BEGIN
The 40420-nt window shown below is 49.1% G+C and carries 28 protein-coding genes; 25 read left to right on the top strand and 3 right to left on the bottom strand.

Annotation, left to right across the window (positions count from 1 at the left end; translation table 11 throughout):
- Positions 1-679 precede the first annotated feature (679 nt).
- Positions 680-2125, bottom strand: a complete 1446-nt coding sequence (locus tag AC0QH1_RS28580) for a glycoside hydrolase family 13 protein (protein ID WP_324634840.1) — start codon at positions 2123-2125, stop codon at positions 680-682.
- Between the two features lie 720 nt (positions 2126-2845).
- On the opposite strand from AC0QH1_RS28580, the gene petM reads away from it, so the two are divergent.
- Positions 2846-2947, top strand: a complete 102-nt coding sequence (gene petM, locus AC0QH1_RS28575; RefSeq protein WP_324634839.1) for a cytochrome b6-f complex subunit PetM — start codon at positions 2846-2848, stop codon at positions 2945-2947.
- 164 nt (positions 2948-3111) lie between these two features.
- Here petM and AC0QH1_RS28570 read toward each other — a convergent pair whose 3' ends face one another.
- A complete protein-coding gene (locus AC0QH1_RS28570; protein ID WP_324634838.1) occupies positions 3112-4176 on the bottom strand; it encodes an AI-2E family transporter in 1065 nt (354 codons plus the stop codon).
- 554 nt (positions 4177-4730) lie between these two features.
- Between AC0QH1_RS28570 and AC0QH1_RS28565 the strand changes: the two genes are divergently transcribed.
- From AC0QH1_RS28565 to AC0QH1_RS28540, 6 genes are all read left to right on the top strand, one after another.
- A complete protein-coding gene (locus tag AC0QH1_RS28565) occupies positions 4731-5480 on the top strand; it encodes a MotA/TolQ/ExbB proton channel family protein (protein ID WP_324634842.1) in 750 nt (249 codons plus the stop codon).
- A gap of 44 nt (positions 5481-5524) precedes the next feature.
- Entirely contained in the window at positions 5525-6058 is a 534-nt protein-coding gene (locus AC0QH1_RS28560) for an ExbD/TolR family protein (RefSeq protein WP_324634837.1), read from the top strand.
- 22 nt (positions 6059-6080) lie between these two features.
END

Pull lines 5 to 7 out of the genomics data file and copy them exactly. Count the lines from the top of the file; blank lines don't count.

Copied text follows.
- Between the two features lie 720 nt (positions 2126-2845).
- On the opposite strand from AC0QH1_RS28580, the gene petM reads away from it, so the two are divergent.
- Positions 2846-2947, top strand: a complete 102-nt coding sequence (gene petM, locus AC0QH1_RS28575; RefSeq protein WP_324634839.1) for a cytochrome b6-f complex subunit PetM — start codon at positions 2846-2848, stop codon at positions 2945-2947.